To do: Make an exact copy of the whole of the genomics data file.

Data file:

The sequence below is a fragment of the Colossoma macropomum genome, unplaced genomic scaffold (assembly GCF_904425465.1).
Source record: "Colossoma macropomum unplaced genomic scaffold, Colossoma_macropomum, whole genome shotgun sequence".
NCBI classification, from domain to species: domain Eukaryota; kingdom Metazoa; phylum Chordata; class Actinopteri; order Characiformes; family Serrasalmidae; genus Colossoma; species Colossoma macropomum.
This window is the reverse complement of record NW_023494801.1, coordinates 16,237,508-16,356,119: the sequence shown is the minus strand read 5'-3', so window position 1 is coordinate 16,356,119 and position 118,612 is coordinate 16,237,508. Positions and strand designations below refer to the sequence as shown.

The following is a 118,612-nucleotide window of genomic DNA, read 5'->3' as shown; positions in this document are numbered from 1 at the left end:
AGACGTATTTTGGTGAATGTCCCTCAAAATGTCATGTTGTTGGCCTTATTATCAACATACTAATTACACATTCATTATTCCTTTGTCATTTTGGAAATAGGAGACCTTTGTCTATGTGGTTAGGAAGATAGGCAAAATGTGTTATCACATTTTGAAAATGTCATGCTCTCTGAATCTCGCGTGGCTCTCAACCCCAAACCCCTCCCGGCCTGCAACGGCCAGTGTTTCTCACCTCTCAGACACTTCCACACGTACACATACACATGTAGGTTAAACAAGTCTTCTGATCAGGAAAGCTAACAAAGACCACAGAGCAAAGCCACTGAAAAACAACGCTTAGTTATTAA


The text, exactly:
The sequence below is a fragment of the Colossoma macropomum genome, unplaced genomic scaffold (assembly GCF_904425465.1).
Source record: "Colossoma macropomum unplaced genomic scaffold, Colossoma_macropomum, whole genome shotgun sequence".
NCBI classification, from domain to species: domain Eukaryota; kingdom Metazoa; phylum Chordata; class Actinopteri; order Characiformes; family Serrasalmidae; genus Colossoma; species Colossoma macropomum.
This window is the reverse complement of record NW_023494801.1, coordinates 16,237,508-16,356,119: the sequence shown is the minus strand read 5'-3', so window position 1 is coordinate 16,356,119 and position 118,612 is coordinate 16,237,508. Positions and strand designations below refer to the sequence as shown.

The following is a 118,612-nucleotide window of genomic DNA, read 5'->3' as shown; positions in this document are numbered from 1 at the left end:
AGACGTATTTTGGTGAATGTCCCTCAAAATGTCATGTTGTTGGCCTTATTATCAACATACTAATTACACATTCATTATTCCTTTGTCATTTTGGAAATAGGAGACCTTTGTCTATGTGGTTAGGAAGATAGGCAAAATGTGTTATCACATTTTGAAAATGTCATGCTCTCTGAATCTCGCGTGGCTCTCAACCCCAAACCCCTCCCGGCCTGCAACGGCCAGTGTTTCTCACCTCTCAGACACTTCCACACGTACACATACACATGTAGGTTAAACAAGTCTTCTGATCAGGAAAGCTAACAAAGACCACAGAGCAAAGCCACTGAAAAACAACGCTTAGTTATTAA